As might be expected, the reading sequences are an especially beautiful inversion of Hollywood romance, which usually features men gifting language to women – or white folk gifting language to black folk – in one more or less concealed form or another. Those tendencies are complemented by a beautifully understated performance from De Niro that’s quite redolent of Sylvester Stallone in the opening act of Rocky, and devoid of even the most residual histrionics and hamminess. Watching him, I could barely believe that Stanley and Iris was released in the same year as Goodfellas, so distant is De Niro here from his depiction of Jimmy the Gent, or from any of his more iconic and masculinist roles. As Ritt alternates between scenes on the factory floor and scenes in which Iris teaches Stanley to read – and then write – the film gradually turns into something like an attempt to make a film about American class consciousness in the 1990s, which perhaps explains why Stanley and Iris received such an excoriating and classist reception at the time, with many film critics blithely reducing it to a heavy-handed think piece or after school special on adult illiteracy.
More specifically, contemporary critics tended to either accuse the film of demonising illiteracy or trivialising literacy acquisition by displacing it from any notion of specialist care. Yet that’s to ignore the tribute that Ravetch, Frank and Ritt pay to the working class to map their world, a tribute that culminates with a sequence in which Iris tests Stanley by giving him a street directory and instructing him to meet her a couple of streets away. In one of the best sequences of the film, Stanley discovers that his reach has exceeded his grasp, and ends up taking hours to travel the several hundred metres to where Iris is waiting for him, only getting there late in the evening. Far from consummating their relationship or orienting them too easily with respect to each other, this harrowing meeting temporarily estranges Stanley and Iris more than ever before, as all the audience’s expectation of a breathless moment of romantic “arrival” is offset by the even greater revelation that class consciousness is challenging, counter-intuitive and hard won. At the same time, though, this sequence is what it takes for Iris to finally inhabit the profound disorientation of literacy herself, and ends up building a new solidarity with Stanley even if it momentarily displaces and defers the more conventional romantic communion that seems to be initially promised.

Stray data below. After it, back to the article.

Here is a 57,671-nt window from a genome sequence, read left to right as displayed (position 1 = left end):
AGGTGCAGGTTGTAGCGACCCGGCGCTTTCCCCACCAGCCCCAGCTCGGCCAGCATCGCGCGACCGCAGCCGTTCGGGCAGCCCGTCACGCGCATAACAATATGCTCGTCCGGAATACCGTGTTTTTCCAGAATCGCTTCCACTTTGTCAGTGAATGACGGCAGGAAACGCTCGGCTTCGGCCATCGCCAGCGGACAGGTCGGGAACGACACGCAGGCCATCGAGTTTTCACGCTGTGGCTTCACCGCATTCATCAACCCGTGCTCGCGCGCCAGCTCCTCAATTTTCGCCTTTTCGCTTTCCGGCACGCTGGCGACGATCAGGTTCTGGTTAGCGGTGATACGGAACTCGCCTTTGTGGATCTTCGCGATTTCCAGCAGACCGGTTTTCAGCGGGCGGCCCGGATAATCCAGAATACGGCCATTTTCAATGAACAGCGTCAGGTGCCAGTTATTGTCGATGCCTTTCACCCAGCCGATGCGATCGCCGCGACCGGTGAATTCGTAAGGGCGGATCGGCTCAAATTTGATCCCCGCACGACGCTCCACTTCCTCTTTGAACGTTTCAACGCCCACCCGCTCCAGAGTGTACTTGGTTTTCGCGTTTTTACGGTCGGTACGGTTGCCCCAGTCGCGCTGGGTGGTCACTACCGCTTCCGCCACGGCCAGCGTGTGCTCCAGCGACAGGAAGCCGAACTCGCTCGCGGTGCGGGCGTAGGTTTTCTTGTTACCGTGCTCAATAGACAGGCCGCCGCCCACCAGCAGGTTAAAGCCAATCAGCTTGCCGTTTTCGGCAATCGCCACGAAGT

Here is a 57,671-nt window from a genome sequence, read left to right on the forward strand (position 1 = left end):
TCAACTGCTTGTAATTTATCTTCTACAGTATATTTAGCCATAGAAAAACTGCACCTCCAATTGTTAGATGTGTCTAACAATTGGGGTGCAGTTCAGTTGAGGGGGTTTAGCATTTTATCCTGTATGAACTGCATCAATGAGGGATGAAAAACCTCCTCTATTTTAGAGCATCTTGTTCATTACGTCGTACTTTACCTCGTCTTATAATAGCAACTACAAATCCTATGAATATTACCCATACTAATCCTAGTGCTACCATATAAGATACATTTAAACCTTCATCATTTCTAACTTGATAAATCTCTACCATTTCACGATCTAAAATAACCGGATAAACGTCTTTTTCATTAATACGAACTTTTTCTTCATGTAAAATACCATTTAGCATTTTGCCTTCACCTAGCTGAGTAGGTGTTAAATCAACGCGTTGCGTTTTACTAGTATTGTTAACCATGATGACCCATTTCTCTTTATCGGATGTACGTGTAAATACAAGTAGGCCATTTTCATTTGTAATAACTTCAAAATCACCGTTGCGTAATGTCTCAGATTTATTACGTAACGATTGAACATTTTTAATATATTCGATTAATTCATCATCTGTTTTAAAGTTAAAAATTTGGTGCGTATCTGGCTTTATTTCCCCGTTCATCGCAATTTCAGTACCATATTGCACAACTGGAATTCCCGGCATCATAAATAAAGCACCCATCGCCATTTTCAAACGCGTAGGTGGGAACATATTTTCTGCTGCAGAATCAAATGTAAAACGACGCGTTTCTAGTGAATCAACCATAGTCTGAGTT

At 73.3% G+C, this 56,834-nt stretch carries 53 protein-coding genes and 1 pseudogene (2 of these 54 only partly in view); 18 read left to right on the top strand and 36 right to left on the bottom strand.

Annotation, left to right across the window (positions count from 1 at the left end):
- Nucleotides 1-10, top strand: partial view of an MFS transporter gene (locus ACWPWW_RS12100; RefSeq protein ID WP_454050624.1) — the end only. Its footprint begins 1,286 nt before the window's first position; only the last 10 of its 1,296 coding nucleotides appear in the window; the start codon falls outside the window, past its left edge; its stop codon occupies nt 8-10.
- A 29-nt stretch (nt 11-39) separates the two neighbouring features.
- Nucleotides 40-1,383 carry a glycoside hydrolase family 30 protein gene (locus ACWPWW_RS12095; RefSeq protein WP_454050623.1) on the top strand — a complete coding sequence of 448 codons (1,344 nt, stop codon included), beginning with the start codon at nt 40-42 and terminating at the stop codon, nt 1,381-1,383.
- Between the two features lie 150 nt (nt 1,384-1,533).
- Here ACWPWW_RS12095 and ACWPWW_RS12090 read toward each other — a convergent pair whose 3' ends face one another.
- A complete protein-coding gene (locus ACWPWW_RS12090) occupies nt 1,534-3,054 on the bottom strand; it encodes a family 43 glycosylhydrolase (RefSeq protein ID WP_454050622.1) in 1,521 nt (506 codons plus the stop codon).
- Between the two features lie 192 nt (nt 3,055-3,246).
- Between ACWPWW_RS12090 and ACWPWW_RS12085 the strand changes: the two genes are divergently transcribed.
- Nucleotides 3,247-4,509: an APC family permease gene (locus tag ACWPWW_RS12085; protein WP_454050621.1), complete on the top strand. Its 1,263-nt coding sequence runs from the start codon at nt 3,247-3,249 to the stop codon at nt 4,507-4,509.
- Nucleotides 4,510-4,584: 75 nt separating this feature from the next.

In other words, Ritt prevents class consciousness from ever collapsing into Hollywood romance, while Frank and Ravetch are equally careful to avoid the kinds of sentimental didacticism that might be appropriated, despite themselves, by the imperatives of Hollywood romance. Admittedly, the dialogue can be wordy at times, with some especially repetitive sequences, but this works well for a film about illiteracy, and for a character like Stanley who is physically oppressed by the visual presence of a language he can’t decipher. In fact, being illiterate just seems to render language more prominent and inescapable in Stanley’s world, since even after he is fired from the factory he is forced to confront the traumatic opacity of words in the graffiti he is required to scrub off public toilets in his newfound role as a council labourer. Yet for all Stanley’s illiteracy – or even because of it – it’s clear that he has a certain relish for language as well, as evinced in his obsessive memorisation of the Latin names of local Connecticut flora, along with a vast repository of linguistic and nomenclatural marginalia. For all that the film celebrates his acquisition of language then, it’s equally clear that he is already, in some sense, literate – he just doesn’t have the language to back it up – as he works day and night on the invention that eventually gets him out of Connecticut. That’s not exactly to say that his ingenuity exceeds literacy either, but that the film converges ingenuity and literacy until it feels as much a celebration and affirmation of working-class autodidacticism as of a romantic pedagogical relationship.